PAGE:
# Double integral

If function is ##f(-x,-y)=f(x,y)##, is then

##\int^{a}_{-a}\int^{a}_{-a}f(x,y)dxdy=0##?

## Answers and Replies

CompuChip
Homework Helper
No, consider for example
$$\int_{-a}^a \int_{-a}^a x^2 y^2 \, dx dy$$

Could you tell me some explanation why this is valid only for one integral?

jgens
Gold Member
Could you tell me some explanation why this is valid only for one integral?
The result does not hold for 1-dimensional integrals either. If f(x) = x2, then f(x) = f(-x) and integrating over any interval of the form [-a,a] (where a ≠ 0) gives you a non-zero number.

If you have a function that satisfies f(-x,y) = -f(x,y) then the integral over [-a,a] × [-a,a] should be zero. So you should probably look for a condition like this.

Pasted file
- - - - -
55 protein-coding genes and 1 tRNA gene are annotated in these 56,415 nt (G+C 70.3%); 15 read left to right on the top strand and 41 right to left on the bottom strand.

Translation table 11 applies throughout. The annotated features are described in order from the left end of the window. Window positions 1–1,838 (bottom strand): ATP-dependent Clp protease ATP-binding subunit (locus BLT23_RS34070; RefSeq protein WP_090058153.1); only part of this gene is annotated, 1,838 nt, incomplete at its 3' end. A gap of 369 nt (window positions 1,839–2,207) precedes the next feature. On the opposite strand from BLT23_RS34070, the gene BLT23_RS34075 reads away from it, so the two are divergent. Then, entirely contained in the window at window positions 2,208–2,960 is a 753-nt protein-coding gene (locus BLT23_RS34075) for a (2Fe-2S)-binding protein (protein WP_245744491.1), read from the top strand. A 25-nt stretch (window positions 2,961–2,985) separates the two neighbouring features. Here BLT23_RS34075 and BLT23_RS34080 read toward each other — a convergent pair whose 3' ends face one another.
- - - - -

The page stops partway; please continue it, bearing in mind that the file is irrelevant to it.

If function is ##f(-x,-y)=f(x,y)##, is then

##\int^{a}_{-a}\int^{a}_{-a}f(x,y)dxdy=0##?

Sorry I thought about ##f(-x,-y)=-f(x,y)##

Is it always valid?
Also is it valid in case ##f(-x,-y)=f(x,y)## that
##\int^{a}_{-a}\int^{a}_{-a}f(x,y)dxdy=2\int^{a}_{0}f(x,y)dxdy##

lurflurf
Homework Helper
For double integrals there are four cases
f(x,y)
f(-x,y)
f(x,-y)
f(-x,-y)

f(-x,-y)=-f(x,y)
implies that
f(x,-y)=-f(x,-y)
thus
the integral would be zero

f(-x,-y)=f(x,y)
implies
f(-x,y)=f(x,-y)
##\int^{a}_{-a}\int^{a}_{-a}f(x,y)dxdy=2\int^{a}_{-a}\int^{a}_{0}f(x,y)dxdy##

Tnx.